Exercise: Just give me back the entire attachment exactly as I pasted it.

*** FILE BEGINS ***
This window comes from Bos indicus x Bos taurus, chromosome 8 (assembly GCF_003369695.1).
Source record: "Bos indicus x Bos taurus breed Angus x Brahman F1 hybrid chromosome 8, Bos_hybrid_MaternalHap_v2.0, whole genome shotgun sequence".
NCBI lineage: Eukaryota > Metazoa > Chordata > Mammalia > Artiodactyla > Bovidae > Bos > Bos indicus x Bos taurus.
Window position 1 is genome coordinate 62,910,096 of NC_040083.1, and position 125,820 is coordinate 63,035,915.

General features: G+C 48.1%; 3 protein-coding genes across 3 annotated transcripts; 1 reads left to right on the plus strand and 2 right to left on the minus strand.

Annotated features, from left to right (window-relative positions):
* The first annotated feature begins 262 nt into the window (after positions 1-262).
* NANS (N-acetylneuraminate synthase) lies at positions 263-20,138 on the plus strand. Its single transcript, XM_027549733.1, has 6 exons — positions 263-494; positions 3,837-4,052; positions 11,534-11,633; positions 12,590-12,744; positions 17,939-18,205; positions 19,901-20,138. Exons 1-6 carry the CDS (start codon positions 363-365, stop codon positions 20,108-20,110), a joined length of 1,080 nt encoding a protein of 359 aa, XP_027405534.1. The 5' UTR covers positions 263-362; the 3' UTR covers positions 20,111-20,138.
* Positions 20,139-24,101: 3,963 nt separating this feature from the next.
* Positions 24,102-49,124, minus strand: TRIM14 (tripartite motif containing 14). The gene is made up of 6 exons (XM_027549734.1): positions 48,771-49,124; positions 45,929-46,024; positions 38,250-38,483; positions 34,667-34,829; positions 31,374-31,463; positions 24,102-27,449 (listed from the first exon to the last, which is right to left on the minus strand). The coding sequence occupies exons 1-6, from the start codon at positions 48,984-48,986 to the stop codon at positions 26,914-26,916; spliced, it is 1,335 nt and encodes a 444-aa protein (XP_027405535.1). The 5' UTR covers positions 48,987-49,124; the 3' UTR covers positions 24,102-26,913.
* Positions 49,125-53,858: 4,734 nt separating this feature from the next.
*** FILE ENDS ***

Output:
This window comes from Bos indicus x Bos taurus, chromosome 8 (assembly GCF_003369695.1).
Source record: "Bos indicus x Bos taurus breed Angus x Brahman F1 hybrid chromosome 8, Bos_hybrid_MaternalHap_v2.0, whole genome shotgun sequence".
NCBI lineage: Eukaryota > Metazoa > Chordata > Mammalia > Artiodactyla > Bovidae > Bos > Bos indicus x Bos taurus.
Window position 1 is genome coordinate 62,910,096 of NC_040083.1, and position 125,820 is coordinate 63,035,915.

General features: G+C 48.1%; 3 protein-coding genes across 3 annotated transcripts; 1 reads left to right on the plus strand and 2 right to left on the minus strand.

Annotated features, from left to right (window-relative positions):
* The first annotated feature begins 262 nt into the window (after positions 1-262).
* NANS (N-acetylneuraminate synthase) lies at positions 263-20,138 on the plus strand. Its single transcript, XM_027549733.1, has 6 exons — positions 263-494; positions 3,837-4,052; positions 11,534-11,633; positions 12,590-12,744; positions 17,939-18,205; positions 19,901-20,138. Exons 1-6 carry the CDS (start codon positions 363-365, stop codon positions 20,108-20,110), a joined length of 1,080 nt encoding a protein of 359 aa, XP_027405534.1. The 5' UTR covers positions 263-362; the 3' UTR covers positions 20,111-20,138.
* Positions 20,139-24,101: 3,963 nt separating this feature from the next.
* Positions 24,102-49,124, minus strand: TRIM14 (tripartite motif containing 14). The gene is made up of 6 exons (XM_027549734.1): positions 48,771-49,124; positions 45,929-46,024; positions 38,250-38,483; positions 34,667-34,829; positions 31,374-31,463; positions 24,102-27,449 (listed from the first exon to the last, which is right to left on the minus strand). The coding sequence occupies exons 1-6, from the start codon at positions 48,984-48,986 to the stop codon at positions 26,914-26,916; spliced, it is 1,335 nt and encodes a 444-aa protein (XP_027405535.1). The 5' UTR covers positions 48,987-49,124; the 3' UTR covers positions 24,102-26,913.
* Positions 49,125-53,858: 4,734 nt separating this feature from the next.